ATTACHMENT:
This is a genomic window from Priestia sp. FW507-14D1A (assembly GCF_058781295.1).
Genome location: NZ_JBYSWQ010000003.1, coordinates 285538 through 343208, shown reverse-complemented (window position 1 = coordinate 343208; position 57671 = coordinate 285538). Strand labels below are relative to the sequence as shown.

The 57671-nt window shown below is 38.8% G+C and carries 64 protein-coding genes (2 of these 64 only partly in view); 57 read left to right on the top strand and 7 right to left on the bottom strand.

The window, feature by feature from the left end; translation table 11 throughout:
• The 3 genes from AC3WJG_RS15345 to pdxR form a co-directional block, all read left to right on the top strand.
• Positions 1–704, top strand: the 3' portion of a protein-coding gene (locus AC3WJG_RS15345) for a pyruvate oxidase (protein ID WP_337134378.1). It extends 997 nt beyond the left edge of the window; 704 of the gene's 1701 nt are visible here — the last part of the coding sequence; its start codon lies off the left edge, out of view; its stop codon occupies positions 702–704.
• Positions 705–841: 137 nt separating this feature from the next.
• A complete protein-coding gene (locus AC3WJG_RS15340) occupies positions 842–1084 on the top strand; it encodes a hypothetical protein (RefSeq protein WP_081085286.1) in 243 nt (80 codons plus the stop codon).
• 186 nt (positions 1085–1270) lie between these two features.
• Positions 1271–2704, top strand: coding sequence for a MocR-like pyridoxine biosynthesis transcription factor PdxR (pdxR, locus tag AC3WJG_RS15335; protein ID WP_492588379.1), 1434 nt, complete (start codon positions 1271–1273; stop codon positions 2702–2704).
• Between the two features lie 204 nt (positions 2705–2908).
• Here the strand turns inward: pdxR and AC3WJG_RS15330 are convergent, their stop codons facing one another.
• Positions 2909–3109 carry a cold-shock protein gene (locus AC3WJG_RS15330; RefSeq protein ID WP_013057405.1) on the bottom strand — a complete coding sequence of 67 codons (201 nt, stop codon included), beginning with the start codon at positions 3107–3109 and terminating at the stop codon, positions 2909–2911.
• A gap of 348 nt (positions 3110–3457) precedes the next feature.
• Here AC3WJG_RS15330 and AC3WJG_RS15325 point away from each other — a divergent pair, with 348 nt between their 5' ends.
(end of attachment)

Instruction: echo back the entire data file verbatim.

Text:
This is a genomic window from Priestia sp. FW507-14D1A (assembly GCF_058781295.1).
Genome location: NZ_JBYSWQ010000003.1, coordinates 285538 through 343208, shown reverse-complemented (window position 1 = coordinate 343208; position 57671 = coordinate 285538). Strand labels below are relative to the sequence as shown.

The 57671-nt window shown below is 38.8% G+C and carries 64 protein-coding genes (2 of these 64 only partly in view); 57 read left to right on the top strand and 7 right to left on the bottom strand.

The window, feature by feature from the left end; translation table 11 throughout:
• The 3 genes from AC3WJG_RS15345 to pdxR form a co-directional block, all read left to right on the top strand.
• Positions 1–704, top strand: the 3' portion of a protein-coding gene (locus AC3WJG_RS15345) for a pyruvate oxidase (protein ID WP_337134378.1). It extends 997 nt beyond the left edge of the window; 704 of the gene's 1701 nt are visible here — the last part of the coding sequence; its start codon lies off the left edge, out of view; its stop codon occupies positions 702–704.
• Positions 705–841: 137 nt separating this feature from the next.
• A complete protein-coding gene (locus AC3WJG_RS15340) occupies positions 842–1084 on the top strand; it encodes a hypothetical protein (RefSeq protein WP_081085286.1) in 243 nt (80 codons plus the stop codon).
• 186 nt (positions 1085–1270) lie between these two features.
• Positions 1271–2704, top strand: coding sequence for a MocR-like pyridoxine biosynthesis transcription factor PdxR (pdxR, locus tag AC3WJG_RS15335; protein ID WP_492588379.1), 1434 nt, complete (start codon positions 1271–1273; stop codon positions 2702–2704).
• Between the two features lie 204 nt (positions 2705–2908).
• Here the strand turns inward: pdxR and AC3WJG_RS15330 are convergent, their stop codons facing one another.
• Positions 2909–3109 carry a cold-shock protein gene (locus AC3WJG_RS15330; RefSeq protein ID WP_013057405.1) on the bottom strand — a complete coding sequence of 67 codons (201 nt, stop codon included), beginning with the start codon at positions 3107–3109 and terminating at the stop codon, positions 2909–2911.
• A gap of 348 nt (positions 3110–3457) precedes the next feature.
• Here AC3WJG_RS15330 and AC3WJG_RS15325 point away from each other — a divergent pair, with 348 nt between their 5' ends.